Editor's note: Erika Christakis, M.P.H., M.Ed., is an early childhood educator, former preschool director and college administrator. She is a parent of three teenagers and lives with 400 Harvard undergraduates as a residential housemaster at Harvard College.
(CNN) -- Have you heard a Tiger Mother's prescription for superior parenting?
As described by Amy Chua, a Yale law professor, in her recent and controversial book "Battle Hymn of the Tiger Mother," it includes relentless rote practice and generous doses of threats, shame and occasional physical punishment, yielding a successful person who takes pride in her accomplishments.
No play dates or trombone lessons or self-discovery for these kids: just an ultra-lean diet of school work and musical practice, a life stripped of the influences of personal choice, popular culture or peers.
That's how Tiger Mothers do it. Are they superior?
I couldn't say, because I am a Dolphin Mother.
Dolphin Mothers are flexible and playful with their children. As higher mammals, we know that our offspring learn through play, and we make time in their day for this important cognitive and social task. Dolphin Mothers also have a well-developed communication system. We can recognize the unique voice of our child in a sea of thousands of other children.
We can also clearly communicate our expectations, values and love to our children. And we are acutely tuned to their needs and feelings. This is especially helpful as our children go out into a world full of dangers and choices.
Dolphin Mothers benefit from complex social relationships with other Dolphin Parents that give us relief from the backbreaking labor of child-rearing while also teaching us new ways to guide our children's development.
Some of us care for our young full-time, while others depend on our pod for daily support. But all of us Dolphin Mothers value collaboration and welcome the presence of caring adults in our children's lives.
Dolphin Mothers protect our young but also encourage their independence. Our sharp hearing allows us to monitor our kids easily even when they are testing the waters on their own, so we are not too anxious about the occasional exposure to a bad influence.
We are excellent protectors, but we are subtle about it. We create an invisible safety net around our children in which they can swim without fear. We are nurturing because we want to enjoy the deep bonds that arise between parent and child.
Sometimes we have to be tough -- we Dolphin Mothers have to protect our huge parental investment -- but, generally, we choose not to spend our lives in conflict over matters that have little long-term significance.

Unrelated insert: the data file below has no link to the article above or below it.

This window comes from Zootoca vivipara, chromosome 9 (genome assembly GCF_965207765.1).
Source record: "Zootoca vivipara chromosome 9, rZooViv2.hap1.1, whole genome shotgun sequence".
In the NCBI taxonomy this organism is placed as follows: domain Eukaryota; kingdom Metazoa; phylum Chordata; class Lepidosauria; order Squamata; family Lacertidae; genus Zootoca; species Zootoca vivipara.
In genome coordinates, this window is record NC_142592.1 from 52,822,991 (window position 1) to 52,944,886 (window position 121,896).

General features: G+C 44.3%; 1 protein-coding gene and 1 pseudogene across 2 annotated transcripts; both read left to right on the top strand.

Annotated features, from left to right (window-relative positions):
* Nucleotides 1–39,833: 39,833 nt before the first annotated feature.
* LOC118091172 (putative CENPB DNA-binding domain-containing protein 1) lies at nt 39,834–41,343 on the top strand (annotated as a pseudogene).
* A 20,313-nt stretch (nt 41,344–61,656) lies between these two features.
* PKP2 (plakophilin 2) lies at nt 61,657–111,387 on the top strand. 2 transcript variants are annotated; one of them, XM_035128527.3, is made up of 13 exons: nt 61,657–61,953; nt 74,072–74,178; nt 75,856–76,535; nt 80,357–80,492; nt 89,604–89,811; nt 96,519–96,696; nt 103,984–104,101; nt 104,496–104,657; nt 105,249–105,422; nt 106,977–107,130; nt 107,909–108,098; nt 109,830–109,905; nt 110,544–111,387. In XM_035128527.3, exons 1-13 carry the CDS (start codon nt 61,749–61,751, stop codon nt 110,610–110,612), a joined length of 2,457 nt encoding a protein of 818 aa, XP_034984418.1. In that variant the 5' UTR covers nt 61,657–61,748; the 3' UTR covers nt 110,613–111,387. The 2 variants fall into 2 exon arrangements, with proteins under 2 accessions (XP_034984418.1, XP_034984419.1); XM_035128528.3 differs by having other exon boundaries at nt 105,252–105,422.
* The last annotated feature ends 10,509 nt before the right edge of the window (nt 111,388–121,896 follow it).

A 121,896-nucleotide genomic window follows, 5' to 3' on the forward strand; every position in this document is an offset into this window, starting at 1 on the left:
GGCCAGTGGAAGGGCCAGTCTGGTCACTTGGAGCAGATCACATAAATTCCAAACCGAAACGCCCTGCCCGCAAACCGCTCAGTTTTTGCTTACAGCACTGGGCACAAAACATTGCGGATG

Dolphin Mothers are also, it must be said, highly intelligent and self-aware. This enables us to keep growing as parents, to be open-minded about our frailties, and to seek help when we have gone astray.
We Dolphin Mothers also know how to make and use tools to fit specific needs or circumstances. For example, after I have exhausted myself screaming at my children, I can try bribing them instead. If that fails, I can go back to my tool kit and fashion a new approach, such as reasoning with my child.
Occasionally I can get really creative. Just yesterday, for example, I tried ignoring a snippy comment from my adolescent.
There are so many advantages to being a Dolphin Mother that I wonder why more people don't try it. It doesn't require 24-hour indentured servitude or enormous material resources. Best of all, you don't have to sacrifice intimacy for achievement.
I think parents are drawn to tigers, not dolphins, because they appear tougher and more single-minded. Tigers are solitary and strong. They aren't distracted by fluff like feelings and relationships and play. But dolphins understand that life is tough, too. We have standards. We know there are dangerous predators and competition for resources. That's what our big teeth and muscular flippers are for.
Many parents are so worried that their children will be left behind in society's great race that they inadvertently narrow their children's opportunities rather than expand them. They are so fearful that they will fall back -- fail to learn their ABCs, fail to get top grades, fail to get a job -- that they pressure them to make safe choices, to do only what they are told. As a result, a Tiger Mother can wind up devouring her young.
Try dolphin parenting instead. It is risky, because you cede control of the outcome; you can shape it but you can't guarantee it. Sometimes the ride is wild. You might get knocked over by a few waves. But it's hard to beat the promise of a child who can swim in her own slipstream.
The opinions expressed in this commentary are solely those of Erika Christakis.